The first out of the gate is Google Wi-Fi. If you have an Android phone running Android 9 or later and Google Wi-Fi, there could be some apps that may leverage it.
But what about enterprise devices?
Aruba has mentioned that their WiFi6 APs May have future support for it, but nothing announced yet.
Cisco / Meraki
Cisco has a really cool presentation online discussing the use of location service but I can’t find any product information.
Meraki forums talk about a firmware release to support it, but I haven’t seen it yet.
Mist, who I thought would’ve been all over it said when promoted by Lee Badman at the last mobility field day something to the effect of “we’ll watch what the clients are looking for an adapt to that.”
Extreme, Ruckus, Ubiquiti, EnGenius, etc
Crickets from all of em.
One more thing…
On September 10, 2019, at the launch for the iPhone 11, Apple had a gem hiding on the screen when they were talking about some of the new features of the iPhone 11. That was the apple U1 chip.
Twitter blew up with people asking about it, and it a far corner of the Twitterverse, a member of the dev team virtually screamed at the top of his lungs:
The U1 is an Ultra Wideband (UWB) chip specifically designed to let you know where things are, transfer data at extremely high speeds across really large swath of RF spectrum, and leverage an incredibly sensitive and hyper contextual real time location services technology, built into the hardware of the iPhone.
Again, it’s built into the hardware.
This isn’t some new software feature that they just programmed in, it’s and entirely new chip that’s built specifically for location and indoor services for relative distance and bursts of huge amounts of throughput.
This, again, seems to be a great turning point for the industry. Now we don’t only have Android supporting a standard, but we have Apple doing what Apple does and creating their own world, complete with hardware to do some impressive stuff. This level-up is taking all these two decades of work where people have been trying to figure out how to find out where things are and transfer a bunch of data to them quickly and it’s building in some hardware to specifically handle that.
Moving location services into our homes
There is speculation is that it will be used for VR experiences to understand room sizes and where people are in proximity to each other or the space. If Google is supporting 802.11mc via Google Wi-Adi in our homes, you know apples going to want to take a bite out of that.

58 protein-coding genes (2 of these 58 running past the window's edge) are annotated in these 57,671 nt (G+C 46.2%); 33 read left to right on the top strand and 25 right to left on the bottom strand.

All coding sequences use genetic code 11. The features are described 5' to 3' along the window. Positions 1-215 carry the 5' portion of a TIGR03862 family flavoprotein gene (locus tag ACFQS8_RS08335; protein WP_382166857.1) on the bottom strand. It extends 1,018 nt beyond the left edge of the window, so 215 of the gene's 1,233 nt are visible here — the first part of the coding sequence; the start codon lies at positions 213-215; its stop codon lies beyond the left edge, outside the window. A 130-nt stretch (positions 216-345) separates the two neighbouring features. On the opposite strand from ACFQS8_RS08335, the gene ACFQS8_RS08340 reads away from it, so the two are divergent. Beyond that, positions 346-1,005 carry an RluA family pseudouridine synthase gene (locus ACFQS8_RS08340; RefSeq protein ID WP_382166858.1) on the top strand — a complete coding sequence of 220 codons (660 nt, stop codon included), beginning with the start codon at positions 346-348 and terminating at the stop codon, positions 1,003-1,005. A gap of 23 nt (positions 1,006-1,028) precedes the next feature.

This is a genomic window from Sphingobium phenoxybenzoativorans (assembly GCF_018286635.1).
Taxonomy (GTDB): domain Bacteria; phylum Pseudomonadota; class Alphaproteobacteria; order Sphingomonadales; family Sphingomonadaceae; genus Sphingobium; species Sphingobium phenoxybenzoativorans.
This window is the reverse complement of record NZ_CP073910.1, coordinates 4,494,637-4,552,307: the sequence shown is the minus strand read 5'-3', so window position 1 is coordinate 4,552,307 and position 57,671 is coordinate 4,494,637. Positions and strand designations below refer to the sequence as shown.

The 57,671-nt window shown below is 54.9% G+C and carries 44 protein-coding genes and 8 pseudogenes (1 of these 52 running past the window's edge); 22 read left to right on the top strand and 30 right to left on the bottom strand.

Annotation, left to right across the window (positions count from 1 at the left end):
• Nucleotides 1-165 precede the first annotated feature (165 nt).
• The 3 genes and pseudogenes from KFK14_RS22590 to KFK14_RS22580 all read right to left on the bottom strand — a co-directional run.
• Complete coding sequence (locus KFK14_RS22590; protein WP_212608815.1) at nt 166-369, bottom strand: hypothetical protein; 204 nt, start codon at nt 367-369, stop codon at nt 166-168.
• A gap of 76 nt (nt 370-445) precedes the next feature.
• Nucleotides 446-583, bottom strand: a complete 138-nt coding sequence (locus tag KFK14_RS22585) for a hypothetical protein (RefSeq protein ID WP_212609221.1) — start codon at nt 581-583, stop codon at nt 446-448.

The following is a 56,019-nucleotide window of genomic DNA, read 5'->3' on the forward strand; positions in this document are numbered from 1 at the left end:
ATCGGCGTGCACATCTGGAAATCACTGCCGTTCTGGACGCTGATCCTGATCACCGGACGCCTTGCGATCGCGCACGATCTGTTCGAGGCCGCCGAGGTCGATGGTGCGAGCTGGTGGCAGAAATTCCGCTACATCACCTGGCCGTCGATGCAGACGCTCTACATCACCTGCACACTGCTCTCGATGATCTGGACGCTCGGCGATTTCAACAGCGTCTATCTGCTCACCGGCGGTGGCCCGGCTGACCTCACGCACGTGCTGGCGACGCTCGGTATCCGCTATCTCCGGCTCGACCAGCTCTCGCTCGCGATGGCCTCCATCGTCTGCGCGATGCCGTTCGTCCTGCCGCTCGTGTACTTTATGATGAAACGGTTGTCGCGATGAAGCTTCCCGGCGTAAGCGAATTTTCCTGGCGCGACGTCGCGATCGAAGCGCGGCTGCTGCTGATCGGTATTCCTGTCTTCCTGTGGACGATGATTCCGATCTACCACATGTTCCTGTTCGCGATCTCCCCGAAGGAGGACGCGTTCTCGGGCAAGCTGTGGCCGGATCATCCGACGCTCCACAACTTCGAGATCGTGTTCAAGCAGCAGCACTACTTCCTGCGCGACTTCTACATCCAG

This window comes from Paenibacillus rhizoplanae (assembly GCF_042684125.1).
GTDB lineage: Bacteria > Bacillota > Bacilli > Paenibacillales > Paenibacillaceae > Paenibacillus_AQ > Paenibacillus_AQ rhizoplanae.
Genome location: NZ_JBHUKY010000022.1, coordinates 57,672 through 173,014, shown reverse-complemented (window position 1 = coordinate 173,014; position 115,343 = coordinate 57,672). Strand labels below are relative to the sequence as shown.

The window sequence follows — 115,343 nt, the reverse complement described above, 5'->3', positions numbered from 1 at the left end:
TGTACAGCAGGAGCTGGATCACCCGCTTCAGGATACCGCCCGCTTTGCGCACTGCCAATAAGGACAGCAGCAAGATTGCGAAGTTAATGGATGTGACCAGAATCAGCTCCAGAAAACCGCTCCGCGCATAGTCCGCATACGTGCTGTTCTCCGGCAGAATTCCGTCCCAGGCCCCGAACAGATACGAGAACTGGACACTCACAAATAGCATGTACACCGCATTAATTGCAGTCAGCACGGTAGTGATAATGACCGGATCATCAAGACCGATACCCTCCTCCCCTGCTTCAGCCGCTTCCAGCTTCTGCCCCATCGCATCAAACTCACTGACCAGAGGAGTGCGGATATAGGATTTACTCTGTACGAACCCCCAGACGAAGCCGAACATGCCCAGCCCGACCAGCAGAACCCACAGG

It’s already been announced that it’s going to be for beaming airdrops to specific people in a crowd and I’m sure a ton of other applications to come. When combined with the Apple Tag announcement that some were expecting, and if they are actually just asset tags or instead some type of base device to provide the ping/pong to determine location, it’s about to get cool.
So what? Where’s the infrastructure?
The key for wide deployment and usage, at least to me, is making sure that there are actually devices that can use the infrastructure and they’re at a price point where is economically feasible to do so. Sure the capability is built into an iPhone, but which APs or devices will support communication with the U1 to help identify its position other than another iPhone?
Whatever the case, if it does get wide support, this absolutely changes the conversation on how we are going to implement location services and what will be possible because of that. With the functionality built in to the devices we carry on a daily basis and hopefully a more economical way to implement infrastructure to support it, locating people and objects could finally be realized.
Where do we go from here?
I don’t even have any concept of how incredible this can be because I think it is going to change the way that we interact with every device in our lives. Kudos to the Apple team for putting this into the phone, and congratulations on taking the next step in the location in journeys to help us all figure out where we belong.